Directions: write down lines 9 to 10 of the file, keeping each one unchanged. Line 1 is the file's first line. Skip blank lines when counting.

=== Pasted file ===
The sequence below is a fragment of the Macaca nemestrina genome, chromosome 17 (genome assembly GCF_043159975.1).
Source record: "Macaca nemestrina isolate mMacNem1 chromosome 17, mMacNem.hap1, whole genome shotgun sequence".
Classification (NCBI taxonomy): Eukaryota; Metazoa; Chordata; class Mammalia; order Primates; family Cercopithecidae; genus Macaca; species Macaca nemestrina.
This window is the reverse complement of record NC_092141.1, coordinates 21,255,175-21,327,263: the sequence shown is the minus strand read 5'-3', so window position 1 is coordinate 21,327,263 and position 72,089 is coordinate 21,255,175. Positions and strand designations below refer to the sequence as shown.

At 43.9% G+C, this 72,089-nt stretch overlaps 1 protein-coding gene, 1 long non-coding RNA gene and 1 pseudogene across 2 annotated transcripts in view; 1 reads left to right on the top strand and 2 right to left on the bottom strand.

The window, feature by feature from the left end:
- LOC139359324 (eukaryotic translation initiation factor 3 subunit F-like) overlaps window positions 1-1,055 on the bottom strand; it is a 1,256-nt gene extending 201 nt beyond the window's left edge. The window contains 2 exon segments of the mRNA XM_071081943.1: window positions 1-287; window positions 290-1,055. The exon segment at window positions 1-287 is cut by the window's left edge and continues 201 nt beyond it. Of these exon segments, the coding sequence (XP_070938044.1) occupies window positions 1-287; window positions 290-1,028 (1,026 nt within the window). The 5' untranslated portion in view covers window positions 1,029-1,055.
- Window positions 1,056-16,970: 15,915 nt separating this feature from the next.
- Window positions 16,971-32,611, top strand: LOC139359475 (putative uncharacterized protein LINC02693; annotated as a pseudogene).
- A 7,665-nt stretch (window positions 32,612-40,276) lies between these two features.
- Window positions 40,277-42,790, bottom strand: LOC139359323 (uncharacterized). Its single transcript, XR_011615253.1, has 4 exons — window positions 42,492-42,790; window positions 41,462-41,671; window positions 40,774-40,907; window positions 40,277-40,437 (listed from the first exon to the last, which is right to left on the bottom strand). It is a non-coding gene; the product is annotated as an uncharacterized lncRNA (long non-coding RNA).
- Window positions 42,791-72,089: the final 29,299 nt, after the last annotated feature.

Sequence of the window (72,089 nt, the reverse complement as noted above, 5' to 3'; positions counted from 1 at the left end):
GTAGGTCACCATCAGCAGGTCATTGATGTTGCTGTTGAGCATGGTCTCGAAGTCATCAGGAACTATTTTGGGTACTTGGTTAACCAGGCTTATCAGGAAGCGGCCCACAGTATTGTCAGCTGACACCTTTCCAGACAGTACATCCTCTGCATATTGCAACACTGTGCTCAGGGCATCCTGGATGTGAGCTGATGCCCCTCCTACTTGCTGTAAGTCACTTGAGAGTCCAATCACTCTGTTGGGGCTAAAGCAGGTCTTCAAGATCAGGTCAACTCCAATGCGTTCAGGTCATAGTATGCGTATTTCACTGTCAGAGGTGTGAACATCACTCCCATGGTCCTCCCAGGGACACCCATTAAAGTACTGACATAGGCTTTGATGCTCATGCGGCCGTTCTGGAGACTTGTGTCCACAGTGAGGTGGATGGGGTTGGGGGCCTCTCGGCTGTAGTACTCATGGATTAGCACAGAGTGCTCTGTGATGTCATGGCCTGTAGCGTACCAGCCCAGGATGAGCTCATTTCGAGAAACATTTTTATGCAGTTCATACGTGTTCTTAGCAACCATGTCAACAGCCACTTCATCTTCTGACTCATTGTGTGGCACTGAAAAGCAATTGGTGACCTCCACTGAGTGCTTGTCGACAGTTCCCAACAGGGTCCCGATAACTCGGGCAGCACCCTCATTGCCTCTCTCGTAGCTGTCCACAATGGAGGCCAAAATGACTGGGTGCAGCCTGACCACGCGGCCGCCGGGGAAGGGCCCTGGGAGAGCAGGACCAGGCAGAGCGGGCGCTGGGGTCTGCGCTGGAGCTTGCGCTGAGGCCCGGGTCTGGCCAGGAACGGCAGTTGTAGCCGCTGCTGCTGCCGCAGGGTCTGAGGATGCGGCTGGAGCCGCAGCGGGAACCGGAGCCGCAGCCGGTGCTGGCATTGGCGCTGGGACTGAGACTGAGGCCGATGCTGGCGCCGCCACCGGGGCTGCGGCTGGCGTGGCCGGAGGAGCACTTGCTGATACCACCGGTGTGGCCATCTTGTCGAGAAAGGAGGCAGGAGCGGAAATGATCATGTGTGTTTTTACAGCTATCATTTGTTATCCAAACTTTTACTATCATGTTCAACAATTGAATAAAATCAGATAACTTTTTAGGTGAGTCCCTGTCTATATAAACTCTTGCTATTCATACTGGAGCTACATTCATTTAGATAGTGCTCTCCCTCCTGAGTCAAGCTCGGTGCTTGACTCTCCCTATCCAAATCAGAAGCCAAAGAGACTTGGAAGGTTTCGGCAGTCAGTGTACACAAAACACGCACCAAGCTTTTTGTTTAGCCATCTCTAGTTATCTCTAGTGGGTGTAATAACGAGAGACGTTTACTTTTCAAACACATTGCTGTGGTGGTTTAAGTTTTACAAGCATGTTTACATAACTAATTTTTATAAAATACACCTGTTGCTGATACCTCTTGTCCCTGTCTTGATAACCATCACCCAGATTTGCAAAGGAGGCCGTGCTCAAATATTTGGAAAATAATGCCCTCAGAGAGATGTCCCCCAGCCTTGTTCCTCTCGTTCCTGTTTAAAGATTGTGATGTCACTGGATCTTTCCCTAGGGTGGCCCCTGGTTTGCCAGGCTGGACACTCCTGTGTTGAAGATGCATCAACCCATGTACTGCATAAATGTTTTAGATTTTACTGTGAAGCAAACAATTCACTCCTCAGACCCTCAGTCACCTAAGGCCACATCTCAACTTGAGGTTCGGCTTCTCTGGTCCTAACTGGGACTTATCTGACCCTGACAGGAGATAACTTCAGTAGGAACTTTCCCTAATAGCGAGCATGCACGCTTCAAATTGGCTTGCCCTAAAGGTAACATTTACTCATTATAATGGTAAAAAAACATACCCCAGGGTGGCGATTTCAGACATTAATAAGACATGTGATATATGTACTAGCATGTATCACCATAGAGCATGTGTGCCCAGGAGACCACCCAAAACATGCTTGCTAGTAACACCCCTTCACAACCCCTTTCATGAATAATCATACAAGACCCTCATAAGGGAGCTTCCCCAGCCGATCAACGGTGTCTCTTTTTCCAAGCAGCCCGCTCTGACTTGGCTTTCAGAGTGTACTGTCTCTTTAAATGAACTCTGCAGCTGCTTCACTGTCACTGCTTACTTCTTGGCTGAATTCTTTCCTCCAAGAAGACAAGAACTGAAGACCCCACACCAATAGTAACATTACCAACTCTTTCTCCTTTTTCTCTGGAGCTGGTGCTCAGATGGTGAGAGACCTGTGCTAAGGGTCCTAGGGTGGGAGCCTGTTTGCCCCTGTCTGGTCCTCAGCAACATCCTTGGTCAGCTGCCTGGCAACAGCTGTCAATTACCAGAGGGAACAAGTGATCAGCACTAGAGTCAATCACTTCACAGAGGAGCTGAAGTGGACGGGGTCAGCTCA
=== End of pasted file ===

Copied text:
- Window positions 16,971-32,611, top strand: LOC139359475 (putative uncharacterized protein LINC02693; annotated as a pseudogene).
- A 7,665-nt stretch (window positions 32,612-40,276) lies between these two features.